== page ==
Simon undoubtedly would have been someone that Christ had healed of his leprosy, for anyone with leprosy was ostracized by society and not permitted to interact with anyone based on the Levitical Law.[13] Leprosy was also incurable in the ancient world, which indicates that Simon was miraculously healed by Christ, and out of gratitude he hosted a dinner for Him. The only reasonable and logical response for anyone who has tasted of Christ’s mercy and been saved by His power is to honor Him in all things.

As we read John’s account, we see that Jesus was not the only one at this dinner reclining at the table. John 12:2 states that “Lazarus was one of those reclining at the table with Him.” This is the same Lazarus whom both Martha and Mary spoke about when they said to Jesus, “Lord if you had been here, my brother would not have died.”[14] The same Lazarus the onlookers spoke of when they pondered the power of Christ saying, “Could not this man, who opened the eyes of him who was blind, have kept this man also from dying?”[15] The answer is, yes, He could have kept Lazarus from dying, but He tarried for four days so that people would know, and understand, and believe that He is the Resurrection and the Life. John 11:4-6 says:

“When Jesus heard this, He said, “This sickness is not meant for death, but is for the glory of God, so that the Son of God may be glorified by it.” (Now Jesus loved Martha and her sister, and Lazarus.) So when He heard that he was sick, He then stayed two days longer in the place where He was.”

            John 11:11-15 says:

“He said to them, “Our friend Lazarus has fallen asleep; but I am going so that I may awaken him from sleep.” 12 The disciples then said to Him, “Lord, if he has fallen asleep, he will  come out of it.” 13 Now Jesus had spoken of his death, but they thought that He was speaking about actual sleep. 14 So Jesus then said to them plainly, “Lazarus died, 15 and I am glad for your sakes that I was not there, so that you may believe; but let’s go to him.”

When Jesus arrived, He found that Lazarus had already been in the tomb for four days. He says to Martha in John 11:25-27:

“I am the resurrection and the life; the one who believes in Me will live, even if he dies, 26 and everyone who lives and believes in Me will never die. Do you believe this?” 27 She said to Him, “Yes, Lord; I have come to believe that You are the Christ, the Son of God, and He who comes into the world.”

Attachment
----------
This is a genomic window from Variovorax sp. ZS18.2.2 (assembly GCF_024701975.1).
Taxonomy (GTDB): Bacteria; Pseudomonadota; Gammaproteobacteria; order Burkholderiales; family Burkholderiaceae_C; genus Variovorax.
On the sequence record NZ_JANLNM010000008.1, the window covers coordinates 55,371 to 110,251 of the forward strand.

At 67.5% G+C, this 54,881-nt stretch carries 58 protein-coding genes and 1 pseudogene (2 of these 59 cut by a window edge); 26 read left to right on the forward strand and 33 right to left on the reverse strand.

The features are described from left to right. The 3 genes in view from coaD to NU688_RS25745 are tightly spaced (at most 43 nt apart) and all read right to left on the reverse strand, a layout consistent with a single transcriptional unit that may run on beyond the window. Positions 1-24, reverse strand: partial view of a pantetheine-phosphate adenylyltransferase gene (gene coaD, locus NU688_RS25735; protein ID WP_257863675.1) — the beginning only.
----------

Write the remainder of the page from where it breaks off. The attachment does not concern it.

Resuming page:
John 11:39-44 says:

“Jesus said, “Remove the stone.” Martha, the sister of the deceased, said to Him, “Lord, by this time there will be a stench, for he has been dead four days.” 40 Jesus said to her, “Did I not say to you that if you believe, you will see the glory of God?” 41 So they removed the stone. And Jesus raised His eyes, and said, “Father, I thank You that You have heard Me. 42 But I knew that You always hear Me; nevertheless, because of the people standing around I said it, so that they may believe that You sent Me.” 43 And when He had said these things, He cried out with a loud voice, “Lazarus, come out!” 44 Out came the man who had died, bound hand and foot with wrappings, and his face was wrapped around with a cloth. Jesus said to them, “Unbind him, and let him go.”

So here is Christ reclining at the table with a man He has made whole again, and with a man He has made alive again. Mark tells us that as Jesus was reclining at the table a woman came with an alabaster vial of very expensive perfume of pure nard. She broke the vial and poured the perfume over His head.

Who was this woman? It was Mary, the sister of Lazarus. John 12:3 says, “Mary then took a pound of very expensive perfume of pure nard, and anointed the feet of Jesus and wiped His feet with her hair; and the house was filled with the fragrance of the perfume.”

She shows her adoration for Christ by taking what would have been a vial carved from fine Egyptian marble and breaking it to pour out a pound (12 ounces) of pure nard. This perfume would have been extracted a plant in India and imported to Israel making it very expensive. The perfume itself could have been sold for over three hundred denarii. Take the time to consider what that means. A denarius was a day’s wage. It meant that Mary poured out a year’s wage of perfume over the body of Christ.

What is she doing? She is selflessly loving Christ and adoring Him for who He is and what He has done for her brother, and what He will do for His sheep in the coming days as the Lamb of God. John says that her offering to Christ filled the entire house with the fragrance of the perfume. It was a beautiful and pleasant offering.